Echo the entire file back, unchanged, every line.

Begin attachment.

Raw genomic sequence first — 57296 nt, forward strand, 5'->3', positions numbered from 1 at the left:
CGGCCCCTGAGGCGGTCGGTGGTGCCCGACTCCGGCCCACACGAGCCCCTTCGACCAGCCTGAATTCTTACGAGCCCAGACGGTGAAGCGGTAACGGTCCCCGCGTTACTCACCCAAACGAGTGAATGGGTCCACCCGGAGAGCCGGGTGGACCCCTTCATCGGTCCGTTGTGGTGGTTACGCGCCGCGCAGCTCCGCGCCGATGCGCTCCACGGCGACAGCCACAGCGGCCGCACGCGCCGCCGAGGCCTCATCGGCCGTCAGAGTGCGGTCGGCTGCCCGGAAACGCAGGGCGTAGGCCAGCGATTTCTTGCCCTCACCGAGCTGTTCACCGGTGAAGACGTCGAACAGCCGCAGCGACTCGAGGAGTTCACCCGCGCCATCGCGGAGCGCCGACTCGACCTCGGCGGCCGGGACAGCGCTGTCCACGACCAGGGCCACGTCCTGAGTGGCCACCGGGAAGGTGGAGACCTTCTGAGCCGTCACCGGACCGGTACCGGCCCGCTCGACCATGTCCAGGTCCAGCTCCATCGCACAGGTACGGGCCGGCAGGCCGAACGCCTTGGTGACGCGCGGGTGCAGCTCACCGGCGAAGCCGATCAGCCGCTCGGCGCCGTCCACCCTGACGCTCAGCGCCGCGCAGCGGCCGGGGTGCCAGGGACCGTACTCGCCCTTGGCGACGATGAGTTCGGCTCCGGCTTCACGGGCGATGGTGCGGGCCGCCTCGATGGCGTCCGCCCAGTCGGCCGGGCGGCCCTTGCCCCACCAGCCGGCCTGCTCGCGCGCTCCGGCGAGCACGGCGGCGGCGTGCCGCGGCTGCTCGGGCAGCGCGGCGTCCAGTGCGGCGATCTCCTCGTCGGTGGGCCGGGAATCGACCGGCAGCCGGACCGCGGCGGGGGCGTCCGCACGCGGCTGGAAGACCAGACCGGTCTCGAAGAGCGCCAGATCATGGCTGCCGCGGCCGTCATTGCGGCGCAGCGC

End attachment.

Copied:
Raw genomic sequence first — 57296 nt, forward strand, 5'->3', positions numbered from 1 at the left:
CGGCCCCTGAGGCGGTCGGTGGTGCCCGACTCCGGCCCACACGAGCCCCTTCGACCAGCCTGAATTCTTACGAGCCCAGACGGTGAAGCGGTAACGGTCCCCGCGTTACTCACCCAAACGAGTGAATGGGTCCACCCGGAGAGCCGGGTGGACCCCTTCATCGGTCCGTTGTGGTGGTTACGCGCCGCGCAGCTCCGCGCCGATGCGCTCCACGGCGACAGCCACAGCGGCCGCACGCGCCGCCGAGGCCTCATCGGCCGTCAGAGTGCGGTCGGCTGCCCGGAAACGCAGGGCGTAGGCCAGCGATTTCTTGCCCTCACCGAGCTGTTCACCGGTGAAGACGTCGAACAGCCGCAGCGACTCGAGGAGTTCACCCGCGCCATCGCGGAGCGCCGACTCGACCTCGGCGGCCGGGACAGCGCTGTCCACGACCAGGGCCACGTCCTGAGTGGCCACCGGGAAGGTGGAGACCTTCTGAGCCGTCACCGGACCGGTACCGGCCCGCTCGACCATGTCCAGGTCCAGCTCCATCGCACAGGTACGGGCCGGCAGGCCGAACGCCTTGGTGACGCGCGGGTGCAGCTCACCGGCGAAGCCGATCAGCCGCTCGGCGCCGTCCACCCTGACGCTCAGCGCCGCGCAGCGGCCGGGGTGCCAGGGACCGTACTCGCCCTTGGCGACGATGAGTTCGGCTCCGGCTTCACGGGCGATGGTGCGGGCCGCCTCGATGGCGTCCGCCCAGTCGGCCGGGCGGCCCTTGCCCCACCAGCCGGCCTGCTCGCGCGCTCCGGCGAGCACGGCGGCGGCGTGCCGCGGCTGCTCGGGCAGCGCGGCGTCCAGTGCGGCGATCTCCTCGTCGGTGGGCCGGGAATCGACCGGCAGCCGGACCGCGGCGGGGGCGTCCGCACGCGGCTGGAAGACCAGACCGGTCTCGAAGAGCGCCAGATCATGGCTGCCGCGGCCGTCATTGCGGCGCAGCGC